It’s not quite Chinese Democracy, but the question of whether Arundhati Roy would ever write a follow-up to her Man Booker Prize-winning 1997 novel The God of Small Things is one that’s been occupying fans for the best part of two decades now. Writers aren’t exactly like musicians, in fairness, and it’s not like Roy’s been sitting idle — she’s written plenty for the screen, her original occupation before The God of Small Things made her a world-famous novelist, along with five volumes’ worth of essays. But still, fans have been waiting patiently for another novel, and it appears that their patience has finally been rewarded.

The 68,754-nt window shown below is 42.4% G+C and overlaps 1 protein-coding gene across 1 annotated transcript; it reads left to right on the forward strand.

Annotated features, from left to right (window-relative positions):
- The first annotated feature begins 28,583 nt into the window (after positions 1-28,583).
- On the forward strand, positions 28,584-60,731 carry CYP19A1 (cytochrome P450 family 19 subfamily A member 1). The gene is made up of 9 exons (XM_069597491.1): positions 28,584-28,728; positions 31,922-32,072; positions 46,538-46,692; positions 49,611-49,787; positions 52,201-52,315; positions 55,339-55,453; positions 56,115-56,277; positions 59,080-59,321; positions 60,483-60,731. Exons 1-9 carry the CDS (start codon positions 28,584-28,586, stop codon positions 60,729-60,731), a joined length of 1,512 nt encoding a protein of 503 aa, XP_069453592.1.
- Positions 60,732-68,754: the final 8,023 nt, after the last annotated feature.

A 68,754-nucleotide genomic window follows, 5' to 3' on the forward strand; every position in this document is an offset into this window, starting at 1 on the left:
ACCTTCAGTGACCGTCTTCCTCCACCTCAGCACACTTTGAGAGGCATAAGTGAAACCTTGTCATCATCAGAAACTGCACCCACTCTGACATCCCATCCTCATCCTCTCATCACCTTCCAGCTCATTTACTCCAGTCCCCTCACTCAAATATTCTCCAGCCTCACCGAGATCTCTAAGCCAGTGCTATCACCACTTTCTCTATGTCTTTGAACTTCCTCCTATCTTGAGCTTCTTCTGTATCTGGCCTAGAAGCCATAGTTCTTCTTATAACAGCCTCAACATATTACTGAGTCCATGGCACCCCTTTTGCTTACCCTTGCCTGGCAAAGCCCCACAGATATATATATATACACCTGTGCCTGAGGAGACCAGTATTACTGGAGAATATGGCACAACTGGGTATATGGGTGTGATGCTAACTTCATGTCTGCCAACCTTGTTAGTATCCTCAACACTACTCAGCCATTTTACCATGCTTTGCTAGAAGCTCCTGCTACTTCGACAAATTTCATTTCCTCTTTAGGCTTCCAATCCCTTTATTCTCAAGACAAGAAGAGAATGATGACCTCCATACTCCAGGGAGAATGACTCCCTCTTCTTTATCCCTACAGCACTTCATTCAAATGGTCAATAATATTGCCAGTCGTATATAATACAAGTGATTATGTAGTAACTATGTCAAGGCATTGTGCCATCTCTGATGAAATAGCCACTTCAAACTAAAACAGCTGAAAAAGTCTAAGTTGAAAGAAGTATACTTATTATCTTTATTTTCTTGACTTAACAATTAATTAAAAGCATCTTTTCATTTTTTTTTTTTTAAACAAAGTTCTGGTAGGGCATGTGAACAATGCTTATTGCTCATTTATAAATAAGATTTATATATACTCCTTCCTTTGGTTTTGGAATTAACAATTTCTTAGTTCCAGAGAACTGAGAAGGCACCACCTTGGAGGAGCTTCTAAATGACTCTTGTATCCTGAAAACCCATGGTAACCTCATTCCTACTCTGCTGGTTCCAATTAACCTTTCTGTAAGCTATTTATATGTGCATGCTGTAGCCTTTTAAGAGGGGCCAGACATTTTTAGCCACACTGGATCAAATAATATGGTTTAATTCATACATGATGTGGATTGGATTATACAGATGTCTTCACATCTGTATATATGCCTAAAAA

Roy’s publisher, Penguin imprint Hamish Hamilton, announced today that the new novel, entitled The Ministry of Utmost Happiness, will be published next year. The Guardian quotes her literary agent David Godwin, who describes the book as “Utterly original. It has been 20 years in the making. And well worth the wait.” The book’s publishers also waxes lyrical about it, as one might expect — Hamish Hamilton’s Simon Prosser and Meru Gokhale of Penguin Random House India issued a joint statement, describing The Ministry of Utmost Happiness as “one of the finest we have read in recent times, …an incredible book … on multiple levels.” Huzzah.